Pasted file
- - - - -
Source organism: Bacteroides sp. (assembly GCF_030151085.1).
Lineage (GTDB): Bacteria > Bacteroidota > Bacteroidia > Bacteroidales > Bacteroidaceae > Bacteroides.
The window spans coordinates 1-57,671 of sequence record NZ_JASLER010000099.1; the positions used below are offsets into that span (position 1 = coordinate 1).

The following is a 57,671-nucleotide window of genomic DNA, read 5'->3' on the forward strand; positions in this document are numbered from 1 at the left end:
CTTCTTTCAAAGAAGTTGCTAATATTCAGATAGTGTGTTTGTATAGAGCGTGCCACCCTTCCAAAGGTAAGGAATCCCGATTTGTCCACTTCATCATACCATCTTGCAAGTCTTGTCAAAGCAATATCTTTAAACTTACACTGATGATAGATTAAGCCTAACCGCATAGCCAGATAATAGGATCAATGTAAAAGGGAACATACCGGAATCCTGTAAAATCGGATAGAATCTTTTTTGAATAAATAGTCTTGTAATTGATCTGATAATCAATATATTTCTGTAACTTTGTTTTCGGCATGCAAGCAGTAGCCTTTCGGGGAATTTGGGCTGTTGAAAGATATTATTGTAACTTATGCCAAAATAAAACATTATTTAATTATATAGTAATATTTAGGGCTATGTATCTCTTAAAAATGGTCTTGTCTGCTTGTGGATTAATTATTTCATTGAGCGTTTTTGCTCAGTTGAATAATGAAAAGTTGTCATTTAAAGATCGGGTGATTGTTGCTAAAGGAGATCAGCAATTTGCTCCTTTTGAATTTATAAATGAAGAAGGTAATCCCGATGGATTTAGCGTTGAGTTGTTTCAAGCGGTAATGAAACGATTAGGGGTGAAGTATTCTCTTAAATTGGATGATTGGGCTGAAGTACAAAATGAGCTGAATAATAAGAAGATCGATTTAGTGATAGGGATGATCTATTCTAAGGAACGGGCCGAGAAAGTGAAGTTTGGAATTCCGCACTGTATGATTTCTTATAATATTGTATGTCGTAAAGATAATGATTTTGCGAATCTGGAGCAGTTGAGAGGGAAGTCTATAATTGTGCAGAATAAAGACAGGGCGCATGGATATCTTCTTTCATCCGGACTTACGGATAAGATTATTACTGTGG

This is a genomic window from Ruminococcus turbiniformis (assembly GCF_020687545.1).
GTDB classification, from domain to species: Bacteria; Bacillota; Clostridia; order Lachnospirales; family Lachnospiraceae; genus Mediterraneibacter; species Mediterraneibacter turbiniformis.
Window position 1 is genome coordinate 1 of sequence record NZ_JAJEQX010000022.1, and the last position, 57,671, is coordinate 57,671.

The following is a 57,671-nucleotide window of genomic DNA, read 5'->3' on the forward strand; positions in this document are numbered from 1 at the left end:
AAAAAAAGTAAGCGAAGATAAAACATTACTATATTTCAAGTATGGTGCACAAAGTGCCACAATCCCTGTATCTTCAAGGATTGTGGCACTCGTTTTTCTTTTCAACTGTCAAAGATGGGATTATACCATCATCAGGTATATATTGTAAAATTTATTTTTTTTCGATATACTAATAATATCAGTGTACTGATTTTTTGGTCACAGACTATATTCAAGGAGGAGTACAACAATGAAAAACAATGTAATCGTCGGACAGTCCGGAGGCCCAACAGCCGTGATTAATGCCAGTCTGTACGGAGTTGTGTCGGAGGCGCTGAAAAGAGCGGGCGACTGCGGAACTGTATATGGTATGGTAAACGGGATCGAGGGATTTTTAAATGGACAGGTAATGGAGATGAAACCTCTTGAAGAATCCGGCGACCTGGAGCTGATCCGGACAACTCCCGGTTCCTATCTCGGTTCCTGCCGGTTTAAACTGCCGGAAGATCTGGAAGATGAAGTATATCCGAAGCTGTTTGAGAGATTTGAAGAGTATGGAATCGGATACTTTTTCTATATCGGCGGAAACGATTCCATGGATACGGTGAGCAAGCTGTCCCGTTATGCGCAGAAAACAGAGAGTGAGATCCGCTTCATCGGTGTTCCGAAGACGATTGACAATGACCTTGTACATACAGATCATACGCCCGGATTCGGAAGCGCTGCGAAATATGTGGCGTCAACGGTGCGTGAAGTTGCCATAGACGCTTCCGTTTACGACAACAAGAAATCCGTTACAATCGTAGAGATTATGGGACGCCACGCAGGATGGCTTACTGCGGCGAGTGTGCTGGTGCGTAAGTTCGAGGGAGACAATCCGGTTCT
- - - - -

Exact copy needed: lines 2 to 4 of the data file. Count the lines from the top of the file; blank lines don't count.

Lineage (GTDB): Bacteria > Bacteroidota > Bacteroidia > Bacteroidales > Bacteroidaceae > Bacteroides.
The window spans coordinates 1-57,671 of sequence record NZ_JASLER010000099.1; the positions used below are offsets into that span (position 1 = coordinate 1).

The following is a 57,671-nucleotide window of genomic DNA, read 5'->3' on the forward strand; positions in this document are numbered from 1 at the left end: